Can You Change the World and Have A Family?

We visited Henry Chapman Mercer’s house in Doylestown, Pennsylvania yesterday.  It is likely the most fascinating and eclectic home I’ve ever seen and it would probably take a full month of exploration to take in a majority of the details.  Henry was many things, but by trade he owned a tile factory.  It was custom work and very detailed, not a subway tile type factory.  He was also fascinated by castles and built his own house out of concrete, many pieces of furniture and windows were made of this medium as well.   It was a mix of Medieval, Gothic, and Byzantine style, and paid tribute to the five languages he spoke as well as phrases Henry found worthy.  He filled in each crevice with designed tile work, art and tapestry which are representative of world history and personal tributes.  Unfortunately, we were unable to photograph the interior of the home.

Henry was single and never had any children, so his “baby” in a way was his art and his yearning for knowledge and creativity.  He was generous, innovative and “green” before that became trendy.  Some may have said he was cheap, but I say he was resourceful.  After years of travelling the world post-college, he finally achieved his aspiration to live in a castle of his own.  He started the project at 51 years old and alongside ten workers, the castle was finished in four years.

My husband and I started to contemplate a few things as we stumbled out of the place, overwhelmed and inspired.  We wondered if Mercer would have attempted and/or completed such a masterpiece had he had a wife and children.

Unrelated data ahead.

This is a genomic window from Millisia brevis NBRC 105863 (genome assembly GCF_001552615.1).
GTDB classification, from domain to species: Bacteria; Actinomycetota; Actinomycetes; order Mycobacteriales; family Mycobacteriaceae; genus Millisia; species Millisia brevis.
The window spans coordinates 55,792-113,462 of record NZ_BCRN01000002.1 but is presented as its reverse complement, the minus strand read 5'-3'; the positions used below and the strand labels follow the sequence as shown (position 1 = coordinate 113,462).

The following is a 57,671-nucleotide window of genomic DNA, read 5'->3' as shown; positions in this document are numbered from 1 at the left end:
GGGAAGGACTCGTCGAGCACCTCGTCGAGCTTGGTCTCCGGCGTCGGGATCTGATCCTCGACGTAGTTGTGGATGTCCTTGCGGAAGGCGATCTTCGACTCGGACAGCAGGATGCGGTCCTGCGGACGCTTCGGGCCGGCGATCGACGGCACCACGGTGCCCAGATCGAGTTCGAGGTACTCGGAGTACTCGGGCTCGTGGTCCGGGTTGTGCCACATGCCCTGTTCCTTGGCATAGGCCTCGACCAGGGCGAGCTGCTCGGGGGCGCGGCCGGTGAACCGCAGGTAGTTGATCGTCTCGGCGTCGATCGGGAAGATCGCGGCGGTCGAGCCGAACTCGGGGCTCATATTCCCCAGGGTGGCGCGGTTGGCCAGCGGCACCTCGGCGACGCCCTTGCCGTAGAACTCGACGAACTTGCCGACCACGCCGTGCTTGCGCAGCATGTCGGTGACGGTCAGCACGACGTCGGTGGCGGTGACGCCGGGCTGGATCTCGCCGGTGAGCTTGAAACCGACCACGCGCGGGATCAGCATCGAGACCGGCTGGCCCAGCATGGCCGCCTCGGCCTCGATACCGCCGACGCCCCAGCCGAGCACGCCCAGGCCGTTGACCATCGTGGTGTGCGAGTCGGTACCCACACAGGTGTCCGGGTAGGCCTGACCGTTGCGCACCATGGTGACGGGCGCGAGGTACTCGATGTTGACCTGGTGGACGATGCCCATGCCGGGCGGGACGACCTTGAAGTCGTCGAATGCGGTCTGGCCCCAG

We thought about the philosophers, inventors, innovators and artists that we respect and started to realize that so many were single dreamers.  They did not have the weight of child rearing on their shoulders or the responsibility to provide for others.  They could work on their projects for days on end without coming up for air and throw their lives completely into their work.  Did they do it because they had nothing else, or is it impossible to change the world and be a family man at the same time?  Was a life of solitude the cause or the result of their achievements?

Can a scientist find a cure for cancer and make it to all the PTA meetings?  Can a gallery full of art be painted by a parent who needs to be present to teach the ABC’s?  Can a marriage be happy when one spouse is in their office/studio/lab more than in their love’s arms?  Can we give that much of ourselves to other people and still change the world?

I’m not sure what exactly we would have to offer the world that would carry a sense of awe to future generations, but often we think we are pretty capable of something earth shattering.  As we go forward and the longer we don’t have children, I wonder if that is something to consider.  Maybe we are meant for something different from our friends and family who do the family thing.  Maybe our place in the world is different than even we thought it would be.  I think whatever happens, we’ll create something beautiful.  We just have to figure out what goes on the blank canvas for us.

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4 thoughts on “Can You Change the World and Have A Family?

  1. Sometimes I feel like I can’t make an impact because I have a husband and children that need my attention but… if I do my job right, I could be raising up kids who will have a HUGE impact on the world someday, and if I’m part of the reason for that then I guess I made an impact too. 🙂

    • I like your perspective. I thought that may be a common feeling amongst parents. Since I’m not there yet to feel it personally, I can only assume that giving dreams to your children is just as fulfilling.

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